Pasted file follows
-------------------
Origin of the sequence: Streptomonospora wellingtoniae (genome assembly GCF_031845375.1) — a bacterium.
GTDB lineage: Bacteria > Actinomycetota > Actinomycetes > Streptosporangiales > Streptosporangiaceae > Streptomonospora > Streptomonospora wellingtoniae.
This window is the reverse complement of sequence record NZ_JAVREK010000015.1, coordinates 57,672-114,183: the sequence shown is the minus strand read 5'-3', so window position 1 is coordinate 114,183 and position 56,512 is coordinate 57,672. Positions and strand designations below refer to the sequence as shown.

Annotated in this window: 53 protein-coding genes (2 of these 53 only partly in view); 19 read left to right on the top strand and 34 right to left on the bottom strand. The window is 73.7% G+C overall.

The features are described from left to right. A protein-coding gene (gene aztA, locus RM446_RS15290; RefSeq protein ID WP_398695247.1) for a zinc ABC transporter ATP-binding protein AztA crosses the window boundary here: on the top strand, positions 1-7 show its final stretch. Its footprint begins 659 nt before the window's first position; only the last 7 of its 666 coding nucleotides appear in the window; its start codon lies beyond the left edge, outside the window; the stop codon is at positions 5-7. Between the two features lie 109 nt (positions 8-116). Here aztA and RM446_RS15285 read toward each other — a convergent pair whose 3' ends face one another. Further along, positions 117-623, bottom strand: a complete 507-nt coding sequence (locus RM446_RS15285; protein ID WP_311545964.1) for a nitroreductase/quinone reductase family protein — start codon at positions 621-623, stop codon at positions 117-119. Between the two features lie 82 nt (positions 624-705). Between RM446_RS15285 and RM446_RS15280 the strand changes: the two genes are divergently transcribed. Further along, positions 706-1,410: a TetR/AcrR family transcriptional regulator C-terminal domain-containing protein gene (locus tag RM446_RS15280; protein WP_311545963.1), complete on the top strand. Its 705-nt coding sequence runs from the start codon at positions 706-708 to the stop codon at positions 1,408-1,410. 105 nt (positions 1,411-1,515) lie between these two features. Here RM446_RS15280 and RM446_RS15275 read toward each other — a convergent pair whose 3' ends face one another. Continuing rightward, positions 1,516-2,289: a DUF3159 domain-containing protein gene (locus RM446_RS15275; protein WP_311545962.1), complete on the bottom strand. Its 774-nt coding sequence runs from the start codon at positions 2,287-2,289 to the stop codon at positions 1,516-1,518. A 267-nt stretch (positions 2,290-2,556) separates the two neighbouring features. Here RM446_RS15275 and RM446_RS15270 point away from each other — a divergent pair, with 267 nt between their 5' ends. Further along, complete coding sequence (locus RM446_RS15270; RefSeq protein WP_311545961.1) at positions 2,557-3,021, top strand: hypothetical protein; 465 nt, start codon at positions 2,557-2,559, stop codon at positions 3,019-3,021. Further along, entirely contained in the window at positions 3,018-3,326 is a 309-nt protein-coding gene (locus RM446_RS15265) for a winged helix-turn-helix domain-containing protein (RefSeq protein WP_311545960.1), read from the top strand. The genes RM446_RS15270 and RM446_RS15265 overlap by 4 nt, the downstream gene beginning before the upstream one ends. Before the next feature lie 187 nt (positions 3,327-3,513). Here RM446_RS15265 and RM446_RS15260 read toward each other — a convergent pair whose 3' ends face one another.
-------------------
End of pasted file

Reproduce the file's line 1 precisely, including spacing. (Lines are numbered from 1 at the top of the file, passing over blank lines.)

Origin of the sequence: Streptomonospora wellingtoniae (genome assembly GCF_031845375.1) — a bacterium.